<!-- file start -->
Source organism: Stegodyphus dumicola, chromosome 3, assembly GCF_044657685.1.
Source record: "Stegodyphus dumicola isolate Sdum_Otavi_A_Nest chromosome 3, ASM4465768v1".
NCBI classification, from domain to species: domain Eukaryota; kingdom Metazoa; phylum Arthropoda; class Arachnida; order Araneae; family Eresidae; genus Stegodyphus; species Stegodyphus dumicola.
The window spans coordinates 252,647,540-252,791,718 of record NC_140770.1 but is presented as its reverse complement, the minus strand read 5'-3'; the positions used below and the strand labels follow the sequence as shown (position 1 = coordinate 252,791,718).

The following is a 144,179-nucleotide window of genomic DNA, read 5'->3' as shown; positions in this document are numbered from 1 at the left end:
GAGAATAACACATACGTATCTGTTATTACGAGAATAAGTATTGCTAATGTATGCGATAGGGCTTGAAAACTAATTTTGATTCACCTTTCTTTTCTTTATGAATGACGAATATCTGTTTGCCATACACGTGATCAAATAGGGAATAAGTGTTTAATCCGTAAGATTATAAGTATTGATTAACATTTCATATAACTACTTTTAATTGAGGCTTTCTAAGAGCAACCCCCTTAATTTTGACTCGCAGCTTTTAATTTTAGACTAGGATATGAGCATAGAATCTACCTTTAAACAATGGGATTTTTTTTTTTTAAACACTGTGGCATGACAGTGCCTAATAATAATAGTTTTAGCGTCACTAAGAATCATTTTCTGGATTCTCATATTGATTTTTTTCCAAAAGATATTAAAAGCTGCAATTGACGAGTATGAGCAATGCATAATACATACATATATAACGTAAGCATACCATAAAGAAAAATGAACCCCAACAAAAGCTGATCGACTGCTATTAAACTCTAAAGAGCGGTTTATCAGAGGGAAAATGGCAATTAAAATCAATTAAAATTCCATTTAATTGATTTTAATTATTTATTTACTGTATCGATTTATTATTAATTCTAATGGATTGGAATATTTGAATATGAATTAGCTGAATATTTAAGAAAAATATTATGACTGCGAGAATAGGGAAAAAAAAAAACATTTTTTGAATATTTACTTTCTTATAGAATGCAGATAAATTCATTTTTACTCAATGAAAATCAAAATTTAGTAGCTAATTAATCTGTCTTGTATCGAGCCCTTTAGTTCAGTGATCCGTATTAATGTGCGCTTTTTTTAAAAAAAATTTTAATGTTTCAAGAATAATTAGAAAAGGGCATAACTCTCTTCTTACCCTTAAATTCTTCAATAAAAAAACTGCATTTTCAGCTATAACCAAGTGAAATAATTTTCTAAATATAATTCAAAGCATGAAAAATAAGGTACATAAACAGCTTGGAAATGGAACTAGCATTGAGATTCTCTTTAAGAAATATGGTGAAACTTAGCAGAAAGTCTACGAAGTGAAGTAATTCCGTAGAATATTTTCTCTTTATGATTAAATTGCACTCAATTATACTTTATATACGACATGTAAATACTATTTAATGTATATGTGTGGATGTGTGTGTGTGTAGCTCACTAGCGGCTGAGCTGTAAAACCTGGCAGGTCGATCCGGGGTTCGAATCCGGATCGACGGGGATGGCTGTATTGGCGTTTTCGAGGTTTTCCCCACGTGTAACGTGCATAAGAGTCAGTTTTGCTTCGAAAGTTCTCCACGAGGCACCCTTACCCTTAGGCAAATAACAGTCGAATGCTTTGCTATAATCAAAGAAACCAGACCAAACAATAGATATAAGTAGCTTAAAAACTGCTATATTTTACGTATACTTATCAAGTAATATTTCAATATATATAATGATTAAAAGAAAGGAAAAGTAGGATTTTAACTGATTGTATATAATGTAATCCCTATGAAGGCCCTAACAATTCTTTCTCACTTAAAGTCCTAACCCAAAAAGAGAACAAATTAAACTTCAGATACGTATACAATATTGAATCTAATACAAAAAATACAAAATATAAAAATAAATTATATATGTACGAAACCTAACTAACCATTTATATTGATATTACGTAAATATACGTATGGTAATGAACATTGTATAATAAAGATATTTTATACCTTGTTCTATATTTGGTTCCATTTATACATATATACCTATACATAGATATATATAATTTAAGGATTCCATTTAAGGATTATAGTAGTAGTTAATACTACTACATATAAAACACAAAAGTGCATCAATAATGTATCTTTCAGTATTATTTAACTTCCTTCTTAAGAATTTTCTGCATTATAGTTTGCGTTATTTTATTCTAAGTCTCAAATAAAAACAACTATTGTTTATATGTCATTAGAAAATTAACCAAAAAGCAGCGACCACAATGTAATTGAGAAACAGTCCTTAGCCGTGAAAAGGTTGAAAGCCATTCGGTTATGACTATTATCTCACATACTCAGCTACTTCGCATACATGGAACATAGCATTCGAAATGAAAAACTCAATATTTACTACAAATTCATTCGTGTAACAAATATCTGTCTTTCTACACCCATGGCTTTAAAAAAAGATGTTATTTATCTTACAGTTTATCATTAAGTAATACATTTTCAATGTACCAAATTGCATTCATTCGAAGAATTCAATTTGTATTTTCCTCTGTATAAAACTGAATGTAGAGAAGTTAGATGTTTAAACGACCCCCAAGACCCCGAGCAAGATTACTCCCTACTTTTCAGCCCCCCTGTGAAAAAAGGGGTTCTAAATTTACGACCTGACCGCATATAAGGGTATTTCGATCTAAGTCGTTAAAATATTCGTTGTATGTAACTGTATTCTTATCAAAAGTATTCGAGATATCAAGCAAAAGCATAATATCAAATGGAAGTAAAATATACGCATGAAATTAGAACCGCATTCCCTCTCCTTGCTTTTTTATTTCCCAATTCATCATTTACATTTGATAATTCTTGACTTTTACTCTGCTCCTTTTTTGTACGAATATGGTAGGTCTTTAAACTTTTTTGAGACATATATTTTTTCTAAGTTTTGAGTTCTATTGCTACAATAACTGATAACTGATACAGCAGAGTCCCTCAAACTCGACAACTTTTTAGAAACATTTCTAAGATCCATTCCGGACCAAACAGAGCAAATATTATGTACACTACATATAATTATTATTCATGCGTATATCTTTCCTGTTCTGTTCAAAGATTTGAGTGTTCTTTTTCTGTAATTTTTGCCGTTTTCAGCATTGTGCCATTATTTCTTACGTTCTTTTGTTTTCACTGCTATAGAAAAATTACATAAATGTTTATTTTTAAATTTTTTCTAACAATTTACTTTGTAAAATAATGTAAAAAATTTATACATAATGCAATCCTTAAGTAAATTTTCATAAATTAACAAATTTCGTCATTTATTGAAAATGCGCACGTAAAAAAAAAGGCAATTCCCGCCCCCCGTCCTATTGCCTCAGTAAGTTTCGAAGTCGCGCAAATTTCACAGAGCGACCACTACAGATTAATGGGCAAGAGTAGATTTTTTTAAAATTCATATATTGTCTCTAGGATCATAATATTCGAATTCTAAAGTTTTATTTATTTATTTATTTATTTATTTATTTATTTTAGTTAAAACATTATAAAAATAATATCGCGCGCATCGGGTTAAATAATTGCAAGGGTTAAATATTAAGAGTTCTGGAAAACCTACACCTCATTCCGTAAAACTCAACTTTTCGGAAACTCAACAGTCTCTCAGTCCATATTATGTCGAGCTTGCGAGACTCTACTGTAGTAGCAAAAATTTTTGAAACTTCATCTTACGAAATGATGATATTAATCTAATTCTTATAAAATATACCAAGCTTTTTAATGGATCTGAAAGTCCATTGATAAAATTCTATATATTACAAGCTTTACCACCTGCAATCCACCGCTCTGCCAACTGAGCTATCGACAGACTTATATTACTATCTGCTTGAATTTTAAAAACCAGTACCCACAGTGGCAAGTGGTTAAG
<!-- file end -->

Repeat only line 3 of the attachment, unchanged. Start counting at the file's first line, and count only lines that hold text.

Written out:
NCBI classification, from domain to species: domain Eukaryota; kingdom Metazoa; phylum Arthropoda; class Arachnida; order Araneae; family Eresidae; genus Stegodyphus; species Stegodyphus dumicola.